PEP 541 introduced an approval system for name transfers on PyPi. My understanding it that it was a response to the increasing number of zombie projects and typo squatters. In the former case, when unable to contact the owner of a dead project, a user can request an admin override and a name transfer. In the latter case, PyPi blocks projects whose names are similar to other projects to prevent the uploading of malware which is downloaded when users make a typo, a user can point to a legitimate project they wish to upload and again, request an admin override.
I and my colleagues have used this system a few times to request name transfers here. Unfortunately, by the very nature of this system, only a trusted few can addres these requests. This causes understandable, but very long, delays. Given a steady state and predictable delay this might be manageable but there are reasons to believe it will only ever increase. Since the number of projects on PyPi trends upwards, so does the number of potential name clashes and dead projects.
Ultimately, this trend suggests that the system will become less and less usable. Perhaps we need a new/modified one before then. I had a few ideas I wanted to put forward, although I recognise their flaws. I also welcome other ones:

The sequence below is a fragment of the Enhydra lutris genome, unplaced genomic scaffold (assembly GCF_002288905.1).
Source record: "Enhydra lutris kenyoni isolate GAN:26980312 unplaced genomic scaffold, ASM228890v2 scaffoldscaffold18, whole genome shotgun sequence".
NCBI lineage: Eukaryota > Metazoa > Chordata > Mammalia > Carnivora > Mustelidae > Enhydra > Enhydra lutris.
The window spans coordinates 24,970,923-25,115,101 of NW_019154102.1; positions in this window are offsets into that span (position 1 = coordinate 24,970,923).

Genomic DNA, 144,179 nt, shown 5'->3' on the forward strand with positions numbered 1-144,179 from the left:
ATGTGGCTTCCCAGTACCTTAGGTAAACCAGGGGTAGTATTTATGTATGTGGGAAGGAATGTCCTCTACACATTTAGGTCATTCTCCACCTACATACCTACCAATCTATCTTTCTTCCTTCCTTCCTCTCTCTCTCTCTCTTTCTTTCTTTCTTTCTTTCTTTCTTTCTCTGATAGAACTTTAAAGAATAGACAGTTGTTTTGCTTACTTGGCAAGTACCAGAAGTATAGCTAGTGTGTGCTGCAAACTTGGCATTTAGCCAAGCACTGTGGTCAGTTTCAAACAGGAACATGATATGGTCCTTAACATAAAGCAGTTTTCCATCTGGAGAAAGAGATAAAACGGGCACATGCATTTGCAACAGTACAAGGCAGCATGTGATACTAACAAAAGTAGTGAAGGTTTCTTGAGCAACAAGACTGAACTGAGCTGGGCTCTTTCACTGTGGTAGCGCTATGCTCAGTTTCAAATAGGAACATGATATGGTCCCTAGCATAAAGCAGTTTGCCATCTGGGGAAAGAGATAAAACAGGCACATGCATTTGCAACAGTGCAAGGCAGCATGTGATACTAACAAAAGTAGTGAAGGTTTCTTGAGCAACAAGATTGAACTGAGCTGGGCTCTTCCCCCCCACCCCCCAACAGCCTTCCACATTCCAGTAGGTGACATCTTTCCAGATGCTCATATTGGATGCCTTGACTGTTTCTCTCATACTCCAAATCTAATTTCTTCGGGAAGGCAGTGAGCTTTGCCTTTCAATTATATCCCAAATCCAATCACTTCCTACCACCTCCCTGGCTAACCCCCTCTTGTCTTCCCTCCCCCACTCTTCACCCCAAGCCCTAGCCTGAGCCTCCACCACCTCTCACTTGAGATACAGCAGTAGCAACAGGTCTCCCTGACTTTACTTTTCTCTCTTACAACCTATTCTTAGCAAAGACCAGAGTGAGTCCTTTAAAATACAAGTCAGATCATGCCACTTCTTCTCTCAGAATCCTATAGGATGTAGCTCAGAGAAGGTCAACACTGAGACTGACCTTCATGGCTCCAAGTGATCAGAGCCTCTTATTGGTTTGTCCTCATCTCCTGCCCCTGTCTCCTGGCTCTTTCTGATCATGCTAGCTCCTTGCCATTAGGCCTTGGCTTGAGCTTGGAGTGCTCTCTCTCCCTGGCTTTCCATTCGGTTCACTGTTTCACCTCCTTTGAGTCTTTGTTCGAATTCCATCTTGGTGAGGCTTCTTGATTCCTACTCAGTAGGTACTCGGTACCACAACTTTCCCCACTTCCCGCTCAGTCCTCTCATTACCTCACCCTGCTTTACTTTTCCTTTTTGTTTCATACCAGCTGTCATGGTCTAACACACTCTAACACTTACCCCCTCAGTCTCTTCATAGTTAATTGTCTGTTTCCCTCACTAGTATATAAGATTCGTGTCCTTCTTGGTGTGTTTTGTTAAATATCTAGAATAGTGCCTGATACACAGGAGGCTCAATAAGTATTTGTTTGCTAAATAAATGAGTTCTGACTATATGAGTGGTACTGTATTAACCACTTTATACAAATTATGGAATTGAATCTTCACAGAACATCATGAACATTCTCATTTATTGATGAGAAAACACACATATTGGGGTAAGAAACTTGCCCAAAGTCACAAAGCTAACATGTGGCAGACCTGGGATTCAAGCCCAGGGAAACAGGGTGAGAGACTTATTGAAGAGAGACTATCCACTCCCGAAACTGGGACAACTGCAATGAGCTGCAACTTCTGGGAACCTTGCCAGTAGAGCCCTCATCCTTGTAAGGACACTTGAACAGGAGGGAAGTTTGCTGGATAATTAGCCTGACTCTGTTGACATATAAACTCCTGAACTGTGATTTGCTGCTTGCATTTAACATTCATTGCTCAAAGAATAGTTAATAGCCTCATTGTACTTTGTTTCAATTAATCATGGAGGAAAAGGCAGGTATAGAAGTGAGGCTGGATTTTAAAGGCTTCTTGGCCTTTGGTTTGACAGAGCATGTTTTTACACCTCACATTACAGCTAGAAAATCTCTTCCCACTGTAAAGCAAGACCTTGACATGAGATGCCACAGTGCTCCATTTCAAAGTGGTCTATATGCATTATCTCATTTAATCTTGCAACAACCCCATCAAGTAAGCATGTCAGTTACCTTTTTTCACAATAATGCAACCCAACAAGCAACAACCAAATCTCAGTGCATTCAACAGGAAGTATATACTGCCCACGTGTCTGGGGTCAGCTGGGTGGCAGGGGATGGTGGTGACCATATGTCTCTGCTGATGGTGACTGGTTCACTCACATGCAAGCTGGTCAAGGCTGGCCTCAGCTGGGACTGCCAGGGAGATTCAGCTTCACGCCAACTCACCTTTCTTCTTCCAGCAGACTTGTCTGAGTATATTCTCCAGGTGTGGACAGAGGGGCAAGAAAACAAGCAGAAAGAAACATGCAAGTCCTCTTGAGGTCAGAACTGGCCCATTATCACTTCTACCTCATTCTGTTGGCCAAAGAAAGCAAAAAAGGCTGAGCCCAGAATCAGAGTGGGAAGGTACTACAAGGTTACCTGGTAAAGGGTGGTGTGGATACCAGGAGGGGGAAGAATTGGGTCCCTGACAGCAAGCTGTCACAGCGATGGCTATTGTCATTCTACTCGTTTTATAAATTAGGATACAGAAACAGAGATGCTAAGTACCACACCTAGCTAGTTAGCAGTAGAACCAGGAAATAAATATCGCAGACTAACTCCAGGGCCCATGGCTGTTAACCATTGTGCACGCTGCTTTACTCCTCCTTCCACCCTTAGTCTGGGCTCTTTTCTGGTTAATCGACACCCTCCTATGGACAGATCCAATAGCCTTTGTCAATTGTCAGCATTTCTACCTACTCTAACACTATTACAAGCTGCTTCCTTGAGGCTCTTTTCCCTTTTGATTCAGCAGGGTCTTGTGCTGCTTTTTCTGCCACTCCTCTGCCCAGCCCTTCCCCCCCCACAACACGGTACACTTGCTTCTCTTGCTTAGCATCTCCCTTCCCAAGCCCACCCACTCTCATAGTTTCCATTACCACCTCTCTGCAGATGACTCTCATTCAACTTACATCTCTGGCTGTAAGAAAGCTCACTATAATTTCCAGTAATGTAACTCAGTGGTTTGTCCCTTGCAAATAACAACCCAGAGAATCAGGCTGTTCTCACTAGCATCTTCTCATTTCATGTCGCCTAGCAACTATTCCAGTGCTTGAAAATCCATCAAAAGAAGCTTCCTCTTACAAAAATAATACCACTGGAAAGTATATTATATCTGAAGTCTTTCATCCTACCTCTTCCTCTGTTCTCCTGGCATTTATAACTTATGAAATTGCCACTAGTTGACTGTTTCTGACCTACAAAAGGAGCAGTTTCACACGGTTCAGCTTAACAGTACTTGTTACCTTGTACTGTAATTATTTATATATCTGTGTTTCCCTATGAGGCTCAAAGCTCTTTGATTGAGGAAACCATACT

Expiry Times on Project Ownership
For example, if the owner of a project does not log in for a specified period, their project names could be released to any who wish to claim them. The period could be monitored and adjusted as needed to keep the number of zombie projects down.
Automatic Project Verification
If a project, say on Github, could be verified as non-malware automatically, it could be uploaded as a similar name to another project without worry.
Allow Typo Squatting
Unpalatable, but if the resources are not there to police it, it may be better to simply allow similarly named projects. This increases the risk to users but they also have a responsibility to check their software. If the companies that use Python libraries want better policing, they can pay for it. In practice, that won’t happen but at least everyone who uses PyPi knows and accepts the balance of risks/costs.
This is mostly a stream of conciousness about a system that I feel is broken, based on my experiences. I would be interested to hear from others.